Skip to comments.Purported plot on envoy pushes Iranians, Saudis closer to brink
Posted on 10/19/2011 4:12:56 PM PDT by SunkenCiv
The two Persian Gulf powers have been on a collision course since the 1979 Iranian revolution, and tensions between the two have increased over the past eight years amid rising oil prices, the 2003 U.S.-led invasion of Iraq, Iran's pursuit of a nuclear weapon and the Arab Spring.
The Justice Department's announcement last week that it had foiled an Iranian attempt to assassinate the Saudi ambassador "is just the most recent episode, but it's also the most dramatic," said Toby Jones, Rutgers University professor of Middle East history. "This is just one moment in a recent history of escalation that began to develop at the beginning of this year."
Iranian officials have denied the plot. President Mahmoud Ahmadinejad told Al-Jazeera on Monday that the U.S. manufactured the claim to "create conflict between us and Saudi Arabia."
But analysts say the conflict was there -- and widening -- long before the announcement.
"Riyadh and Tehran have always been very wary of one another, very suspicious of one another's motives, and really determined to see the other government weakened, if not eliminated entirely," said the Brookings Institution's Suzanne Maloney, a former State Department adviser on Iran.
"If Iran has been engaged in a campaign of trying to knock off Saudi envoys abroad -- and the latest public statements suggest that Iran was involved with prior incidents against Saudi officials -- then clearly, they have removed any sort of boundaries or restraints on their own willingness to take on the Saudis."
Iran and Saudi Arabia have long been separated by more than a body of water: The former is Persian, Farsi-speaking and Shiite Muslim; the latter is Arab, Arabic-speaking and Sunni Muslim.
(Excerpt) Read more at washingtontimes.com ...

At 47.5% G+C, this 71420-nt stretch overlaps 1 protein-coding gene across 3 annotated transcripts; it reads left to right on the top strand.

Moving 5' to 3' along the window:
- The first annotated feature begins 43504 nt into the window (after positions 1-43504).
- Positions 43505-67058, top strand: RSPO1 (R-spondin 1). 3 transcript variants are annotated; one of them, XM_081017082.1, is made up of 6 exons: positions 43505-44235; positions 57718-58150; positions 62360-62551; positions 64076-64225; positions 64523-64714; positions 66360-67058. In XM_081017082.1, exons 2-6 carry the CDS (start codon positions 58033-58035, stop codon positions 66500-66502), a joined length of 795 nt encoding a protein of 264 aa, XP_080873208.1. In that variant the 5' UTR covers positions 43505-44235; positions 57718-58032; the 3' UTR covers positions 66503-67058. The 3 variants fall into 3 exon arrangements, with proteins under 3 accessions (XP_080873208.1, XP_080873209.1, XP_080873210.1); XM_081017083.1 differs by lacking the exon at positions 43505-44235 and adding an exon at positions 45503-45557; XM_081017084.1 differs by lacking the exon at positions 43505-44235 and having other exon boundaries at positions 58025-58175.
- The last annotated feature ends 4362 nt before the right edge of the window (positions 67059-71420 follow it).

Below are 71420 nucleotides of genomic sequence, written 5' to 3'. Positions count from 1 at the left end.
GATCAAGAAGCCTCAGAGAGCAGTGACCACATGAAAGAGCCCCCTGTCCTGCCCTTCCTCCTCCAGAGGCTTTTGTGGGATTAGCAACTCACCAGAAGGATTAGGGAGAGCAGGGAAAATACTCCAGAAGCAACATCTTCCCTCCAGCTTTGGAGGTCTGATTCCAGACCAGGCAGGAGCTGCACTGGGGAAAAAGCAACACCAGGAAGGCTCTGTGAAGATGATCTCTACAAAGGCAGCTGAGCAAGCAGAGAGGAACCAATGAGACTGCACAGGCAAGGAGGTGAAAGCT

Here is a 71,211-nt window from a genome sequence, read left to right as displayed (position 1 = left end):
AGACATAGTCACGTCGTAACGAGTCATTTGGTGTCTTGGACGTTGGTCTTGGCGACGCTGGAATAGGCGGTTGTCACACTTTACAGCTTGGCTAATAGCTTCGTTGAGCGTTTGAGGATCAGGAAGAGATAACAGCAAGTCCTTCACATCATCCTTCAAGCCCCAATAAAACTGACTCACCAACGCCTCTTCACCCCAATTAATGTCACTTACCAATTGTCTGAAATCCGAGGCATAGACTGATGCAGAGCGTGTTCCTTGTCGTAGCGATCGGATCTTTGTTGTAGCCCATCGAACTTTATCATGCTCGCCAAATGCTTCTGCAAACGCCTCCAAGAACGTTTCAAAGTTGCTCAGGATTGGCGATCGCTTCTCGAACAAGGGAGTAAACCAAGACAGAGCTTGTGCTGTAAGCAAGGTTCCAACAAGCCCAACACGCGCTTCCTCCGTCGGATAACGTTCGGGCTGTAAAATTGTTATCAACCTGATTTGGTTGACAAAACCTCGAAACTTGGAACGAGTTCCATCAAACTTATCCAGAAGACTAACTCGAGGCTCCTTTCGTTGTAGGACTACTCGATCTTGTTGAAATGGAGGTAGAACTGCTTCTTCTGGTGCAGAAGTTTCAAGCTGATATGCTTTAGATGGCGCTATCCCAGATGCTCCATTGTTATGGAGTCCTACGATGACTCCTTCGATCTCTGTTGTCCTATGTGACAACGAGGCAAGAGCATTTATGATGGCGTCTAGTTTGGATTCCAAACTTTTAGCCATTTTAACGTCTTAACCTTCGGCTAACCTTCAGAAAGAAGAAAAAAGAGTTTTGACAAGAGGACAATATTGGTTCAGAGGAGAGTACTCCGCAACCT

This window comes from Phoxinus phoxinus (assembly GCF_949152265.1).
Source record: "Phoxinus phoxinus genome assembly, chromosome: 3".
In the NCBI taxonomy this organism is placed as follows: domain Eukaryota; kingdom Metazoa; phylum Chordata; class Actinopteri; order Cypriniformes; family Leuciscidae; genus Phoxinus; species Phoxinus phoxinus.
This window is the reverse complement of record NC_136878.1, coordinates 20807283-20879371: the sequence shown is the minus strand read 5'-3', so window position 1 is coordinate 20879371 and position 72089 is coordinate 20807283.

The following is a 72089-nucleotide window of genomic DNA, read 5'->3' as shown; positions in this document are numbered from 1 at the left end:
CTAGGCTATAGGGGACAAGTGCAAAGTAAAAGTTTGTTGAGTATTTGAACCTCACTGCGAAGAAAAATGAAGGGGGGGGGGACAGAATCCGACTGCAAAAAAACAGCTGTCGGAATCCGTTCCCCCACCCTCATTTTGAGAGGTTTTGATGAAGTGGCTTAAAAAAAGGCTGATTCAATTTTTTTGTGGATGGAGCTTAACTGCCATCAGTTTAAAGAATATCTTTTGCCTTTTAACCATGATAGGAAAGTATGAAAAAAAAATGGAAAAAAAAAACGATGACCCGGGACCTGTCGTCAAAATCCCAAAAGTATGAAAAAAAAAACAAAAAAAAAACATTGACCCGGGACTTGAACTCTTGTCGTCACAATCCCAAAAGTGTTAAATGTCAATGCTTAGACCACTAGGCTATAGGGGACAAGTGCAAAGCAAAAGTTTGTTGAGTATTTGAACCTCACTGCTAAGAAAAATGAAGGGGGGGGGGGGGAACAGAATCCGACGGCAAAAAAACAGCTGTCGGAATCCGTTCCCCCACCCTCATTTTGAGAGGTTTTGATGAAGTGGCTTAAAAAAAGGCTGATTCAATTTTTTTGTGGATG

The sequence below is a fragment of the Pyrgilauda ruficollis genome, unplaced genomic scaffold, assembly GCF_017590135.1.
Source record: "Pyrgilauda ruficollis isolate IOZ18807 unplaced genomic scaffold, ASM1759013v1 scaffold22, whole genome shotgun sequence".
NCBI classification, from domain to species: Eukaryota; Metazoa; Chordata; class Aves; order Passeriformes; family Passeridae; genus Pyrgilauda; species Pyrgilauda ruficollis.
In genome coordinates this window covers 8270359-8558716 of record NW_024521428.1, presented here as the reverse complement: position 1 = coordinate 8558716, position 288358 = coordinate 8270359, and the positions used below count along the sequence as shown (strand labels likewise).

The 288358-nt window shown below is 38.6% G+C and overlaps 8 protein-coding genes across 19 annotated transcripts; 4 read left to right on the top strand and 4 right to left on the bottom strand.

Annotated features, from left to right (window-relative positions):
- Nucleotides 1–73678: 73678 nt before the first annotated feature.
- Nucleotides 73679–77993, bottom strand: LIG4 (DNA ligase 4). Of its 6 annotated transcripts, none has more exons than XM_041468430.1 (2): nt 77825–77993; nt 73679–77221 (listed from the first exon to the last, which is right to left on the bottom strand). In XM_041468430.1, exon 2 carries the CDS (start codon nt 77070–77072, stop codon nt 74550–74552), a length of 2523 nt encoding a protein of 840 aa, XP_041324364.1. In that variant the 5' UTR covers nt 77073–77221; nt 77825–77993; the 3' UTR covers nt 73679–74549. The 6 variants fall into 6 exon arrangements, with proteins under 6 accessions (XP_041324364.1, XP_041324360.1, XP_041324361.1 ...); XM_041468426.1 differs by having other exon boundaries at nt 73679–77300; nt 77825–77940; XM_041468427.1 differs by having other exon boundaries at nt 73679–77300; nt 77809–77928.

Ayatollah Ali Khamenei (left) is pictured here with a member of Egypt's Muslim Brotherhood. Khamenei says the revolts sweeping the Arab world have a spiritual kinship with Iran's own 1979 revolution.
Whose side are we on?
I think the Sauds would lose, if it came to major military combat. They don’t have much of a native military, having preferred to use the US instead.
? We should let em. Then blow up Tehran.
Help the Iranian people eradicate the tyrants with a little air support.
I’m down with that.
Don’t bother sending troops.
Just create a sea of glass and move on.
Something is very wrong about the entire affair....Why am I not surprised?? We assassinate someone and call out someone else on a "possible" assassination????
There are 5 really good air bases in Northern Saudi Arabia. Any of them would provide Israel with an excellent staging base for an Iranian attack. If the Saudi's want to destroy the Iranian nuclear threat, all they have to do is give Israel a week or two access to one of these bases, and a lot of jet fuel.
Iran has more than three times as many people, but when one looks at how few Iranians actually support the regime, it’s unlikely that the mullahcracy dares to start a war with anyone. The Iran-Iraq war did one nice think — it fed a whole generation of pro-Khomeini fanatics to the guns, and they didn’t survive to produce more fanatics. The survivors of the Iran-Iraq war were disproportionately anti-Khomeini.
The Saudis number less than 20 million, and there are A) around five million guest workers, mostly from Islamic countries in southern and SE Asia, and B) there are an awful large number of Shiites, and they mostly live in the oil patch. Iran’s move would be to encourage and facilitate an indigenous uprising, which would of course result in nearly immediate US involvement, with the blessings of the UNSC, including China, and Russia would abstain.
This was my thought as well. This incident could well cause Israel and Saudi Arabia to join hands, covertly of course. Israel would attack Iran and the Saudi’s would conveniently deny any knowledge while actually be providing Israel lots help with air bases, logistics, fuel, intelligence, etc.
The Saudis would win easily because they have a “mercenary” — i.e., the U.S. government that they’ve bought and owned for years — that Iran simply can’t match.
“give Israel access” — that is political suicide for the Saudis. If they did this, they would be thrown out of their own country by their subjects.